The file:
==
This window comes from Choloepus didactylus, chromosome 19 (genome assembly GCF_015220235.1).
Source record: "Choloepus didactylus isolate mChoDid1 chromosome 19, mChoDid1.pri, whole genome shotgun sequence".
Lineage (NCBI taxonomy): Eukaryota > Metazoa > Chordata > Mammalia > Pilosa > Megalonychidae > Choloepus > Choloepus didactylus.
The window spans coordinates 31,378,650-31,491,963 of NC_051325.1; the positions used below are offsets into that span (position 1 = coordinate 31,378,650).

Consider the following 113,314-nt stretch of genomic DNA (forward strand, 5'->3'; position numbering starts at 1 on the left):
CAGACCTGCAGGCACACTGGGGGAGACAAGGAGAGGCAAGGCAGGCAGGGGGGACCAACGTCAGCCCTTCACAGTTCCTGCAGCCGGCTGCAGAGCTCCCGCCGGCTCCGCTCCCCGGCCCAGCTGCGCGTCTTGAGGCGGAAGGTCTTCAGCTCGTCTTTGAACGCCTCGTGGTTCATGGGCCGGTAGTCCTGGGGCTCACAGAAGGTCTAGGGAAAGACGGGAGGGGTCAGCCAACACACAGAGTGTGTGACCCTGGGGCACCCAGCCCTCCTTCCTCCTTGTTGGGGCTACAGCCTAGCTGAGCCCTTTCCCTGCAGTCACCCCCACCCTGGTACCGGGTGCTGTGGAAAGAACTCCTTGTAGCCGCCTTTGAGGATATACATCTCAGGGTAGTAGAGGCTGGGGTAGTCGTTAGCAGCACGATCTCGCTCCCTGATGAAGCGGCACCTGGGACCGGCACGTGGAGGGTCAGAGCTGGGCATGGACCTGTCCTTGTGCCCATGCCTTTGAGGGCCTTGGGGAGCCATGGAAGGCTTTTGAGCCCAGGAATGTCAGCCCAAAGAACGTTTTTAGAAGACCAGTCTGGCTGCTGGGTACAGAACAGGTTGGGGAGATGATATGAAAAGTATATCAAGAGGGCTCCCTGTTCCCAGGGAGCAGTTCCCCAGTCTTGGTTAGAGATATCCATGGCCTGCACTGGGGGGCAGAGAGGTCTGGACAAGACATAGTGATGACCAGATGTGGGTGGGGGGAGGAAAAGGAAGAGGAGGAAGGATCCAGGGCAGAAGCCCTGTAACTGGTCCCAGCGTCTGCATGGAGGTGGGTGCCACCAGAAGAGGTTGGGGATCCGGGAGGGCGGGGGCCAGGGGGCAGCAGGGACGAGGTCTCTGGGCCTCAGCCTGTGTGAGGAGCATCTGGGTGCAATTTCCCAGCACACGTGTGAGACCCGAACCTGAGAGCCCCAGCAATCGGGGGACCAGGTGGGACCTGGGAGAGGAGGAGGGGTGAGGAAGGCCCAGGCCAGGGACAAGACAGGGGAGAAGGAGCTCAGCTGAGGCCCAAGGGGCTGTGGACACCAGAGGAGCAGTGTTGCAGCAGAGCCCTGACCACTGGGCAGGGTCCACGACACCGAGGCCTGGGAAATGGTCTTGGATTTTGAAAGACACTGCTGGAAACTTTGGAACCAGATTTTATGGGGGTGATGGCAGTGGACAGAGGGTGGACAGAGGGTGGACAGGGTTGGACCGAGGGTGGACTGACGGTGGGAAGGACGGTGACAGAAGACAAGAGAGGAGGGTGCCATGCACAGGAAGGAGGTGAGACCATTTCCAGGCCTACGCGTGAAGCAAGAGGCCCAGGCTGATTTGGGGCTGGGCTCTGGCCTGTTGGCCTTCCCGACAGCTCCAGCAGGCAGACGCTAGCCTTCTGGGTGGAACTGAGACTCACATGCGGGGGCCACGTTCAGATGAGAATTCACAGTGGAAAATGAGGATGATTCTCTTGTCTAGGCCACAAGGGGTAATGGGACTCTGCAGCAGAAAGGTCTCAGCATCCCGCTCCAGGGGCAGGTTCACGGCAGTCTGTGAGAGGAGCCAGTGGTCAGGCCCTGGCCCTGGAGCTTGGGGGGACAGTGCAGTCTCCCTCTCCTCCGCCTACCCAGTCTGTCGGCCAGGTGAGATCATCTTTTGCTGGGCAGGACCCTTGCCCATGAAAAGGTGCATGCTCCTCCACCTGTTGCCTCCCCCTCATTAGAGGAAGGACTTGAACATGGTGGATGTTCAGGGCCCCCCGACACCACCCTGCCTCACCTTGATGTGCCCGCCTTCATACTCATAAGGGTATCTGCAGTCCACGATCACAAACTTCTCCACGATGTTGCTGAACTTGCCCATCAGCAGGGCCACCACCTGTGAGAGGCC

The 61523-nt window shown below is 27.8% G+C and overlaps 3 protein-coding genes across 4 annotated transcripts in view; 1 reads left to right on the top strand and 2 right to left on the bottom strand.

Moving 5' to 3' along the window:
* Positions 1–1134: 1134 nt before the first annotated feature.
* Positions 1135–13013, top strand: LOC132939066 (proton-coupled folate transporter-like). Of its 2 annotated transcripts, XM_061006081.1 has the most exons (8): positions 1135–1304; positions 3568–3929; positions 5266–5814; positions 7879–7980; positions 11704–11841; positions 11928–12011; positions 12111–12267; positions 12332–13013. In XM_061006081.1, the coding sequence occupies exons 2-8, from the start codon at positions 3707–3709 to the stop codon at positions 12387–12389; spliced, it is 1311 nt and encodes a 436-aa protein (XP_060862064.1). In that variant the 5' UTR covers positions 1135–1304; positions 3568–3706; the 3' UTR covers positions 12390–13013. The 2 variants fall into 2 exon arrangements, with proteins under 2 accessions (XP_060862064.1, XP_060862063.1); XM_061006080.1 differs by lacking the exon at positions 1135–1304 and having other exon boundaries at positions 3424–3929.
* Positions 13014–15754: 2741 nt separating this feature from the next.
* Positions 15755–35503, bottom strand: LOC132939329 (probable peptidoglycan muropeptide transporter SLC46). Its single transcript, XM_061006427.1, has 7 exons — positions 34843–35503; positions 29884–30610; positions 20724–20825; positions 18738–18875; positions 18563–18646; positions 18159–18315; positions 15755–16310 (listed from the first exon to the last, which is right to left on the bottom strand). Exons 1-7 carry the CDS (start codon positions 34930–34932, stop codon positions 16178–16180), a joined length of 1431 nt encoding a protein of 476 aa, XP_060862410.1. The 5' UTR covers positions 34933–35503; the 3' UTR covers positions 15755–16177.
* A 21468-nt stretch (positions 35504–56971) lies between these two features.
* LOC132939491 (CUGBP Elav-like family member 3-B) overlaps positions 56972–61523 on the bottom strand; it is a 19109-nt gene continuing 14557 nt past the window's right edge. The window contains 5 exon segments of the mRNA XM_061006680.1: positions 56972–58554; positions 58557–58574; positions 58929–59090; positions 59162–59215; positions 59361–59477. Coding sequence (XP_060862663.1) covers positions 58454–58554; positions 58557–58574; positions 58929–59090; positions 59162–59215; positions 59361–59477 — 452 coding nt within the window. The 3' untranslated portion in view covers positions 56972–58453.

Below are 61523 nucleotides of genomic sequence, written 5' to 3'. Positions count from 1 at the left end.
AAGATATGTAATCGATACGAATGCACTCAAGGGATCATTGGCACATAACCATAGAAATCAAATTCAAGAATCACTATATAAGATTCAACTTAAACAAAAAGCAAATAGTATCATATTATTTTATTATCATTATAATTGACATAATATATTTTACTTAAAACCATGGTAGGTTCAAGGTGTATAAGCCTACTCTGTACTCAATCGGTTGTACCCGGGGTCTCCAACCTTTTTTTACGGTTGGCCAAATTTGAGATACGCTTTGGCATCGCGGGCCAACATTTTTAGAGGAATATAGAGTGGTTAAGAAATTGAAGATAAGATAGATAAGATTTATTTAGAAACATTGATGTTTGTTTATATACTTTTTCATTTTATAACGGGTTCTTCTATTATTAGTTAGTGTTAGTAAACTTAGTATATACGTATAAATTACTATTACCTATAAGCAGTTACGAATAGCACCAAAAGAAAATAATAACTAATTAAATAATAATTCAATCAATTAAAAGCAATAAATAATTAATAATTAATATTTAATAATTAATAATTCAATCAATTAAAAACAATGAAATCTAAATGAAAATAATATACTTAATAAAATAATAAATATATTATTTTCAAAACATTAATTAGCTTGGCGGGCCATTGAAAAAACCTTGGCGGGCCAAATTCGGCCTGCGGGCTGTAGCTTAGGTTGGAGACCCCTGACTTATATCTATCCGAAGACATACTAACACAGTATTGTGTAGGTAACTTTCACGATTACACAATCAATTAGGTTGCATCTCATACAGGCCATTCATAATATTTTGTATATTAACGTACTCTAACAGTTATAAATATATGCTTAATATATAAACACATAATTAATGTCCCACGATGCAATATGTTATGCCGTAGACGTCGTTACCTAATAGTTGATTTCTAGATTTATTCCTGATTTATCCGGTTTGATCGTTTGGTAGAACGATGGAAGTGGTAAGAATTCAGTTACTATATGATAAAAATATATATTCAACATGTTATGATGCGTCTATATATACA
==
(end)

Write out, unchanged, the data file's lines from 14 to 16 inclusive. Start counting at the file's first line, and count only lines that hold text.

* LOC132939491 (CUGBP Elav-like family member 3-B) overlaps positions 56972–61523 on the bottom strand; it is a 19109-nt gene continuing 14557 nt past the window's right edge. The window contains 5 exon segments of the mRNA XM_061006680.1: positions 56972–58554; positions 58557–58574; positions 58929–59090; positions 59162–59215; positions 59361–59477. Coding sequence (XP_060862663.1) covers positions 58454–58554; positions 58557–58574; positions 58929–59090; positions 59162–59215; positions 59361–59477 — 452 coding nt within the window. The 3' untranslated portion in view covers positions 56972–58453.

Below are 61523 nucleotides of genomic sequence, written 5' to 3'. Positions count from 1 at the left end.
AAGATATGTAATCGATACGAATGCACTCAAGGGATCATTGGCACATAACCATAGAAATCAAATTCAAGAATCACTATATAAGATTCAACTTAAACAAAAAGCAAATAGTATCATATTATTTTATTATCATTATAATTGACATAATATATTTTACTTAAAACCATGGTAGGTTCAAGGTGTATAAGCCTACTCTGTACTCAATCGGTTGTACCCGGGGTCTCCAACCTTTTTTTACGGTTGGCCAAATTTGAGATACGCTTTGGCATCGCGGGCCAACATTTTTAGAGGAATATAGAGTGGTTAAGAAATTGAAGATAAGATAGATAAGATTTATTTAGAAACATTGATGTTTGTTTATATACTTTTTCATTTTATAACGGGTTCTTCTATTATTAGTTAGTGTTAGTAAACTTAGTATATACGTATAAATTACTATTACCTATAAGCAGTTACGAATAGCACCAAAAGAAAATAATAACTAATTAAATAATAATTCAATCAATTAAAAGCAATAAATAATTAATAATTAATATTTAATAATTAATAATTCAATCAATTAAAAACAATGAAATCTAAATGAAAATAATATACTTAATAAAATAATAAATATATTATTTTCAAAACATTAATTAGCTTGGCGGGCCATTGAAAAAACCTTGGCGGGCCAAATTCGGCCTGCGGGCTGTAGCTTAGGTTGGAGACCCCTGACTTATATCTATCCGAAGACATACTAACACAGTATTGTGTAGGTAACTTTCACGATTACACAATCAATTAGGTTGCATCTCATACAGGCCATTCATAATATTTTGTATATTAACGTACTCTAACAGTTATAAATATATGCTTAATATATAAACACATAATTAATGTCCCACGATGCAATATGTTATGCCGTAGACGTCGTTACCTAATAGTTGATTTCTAGATTTATTCCTGATTTATCCGGTTTGATCGTTTGGTAGAACGATGGAAGTGGTAAGAATTCAGTTACTATATGATAAAAATATATATTCAACATGTTATGATGCGTCTATATATACA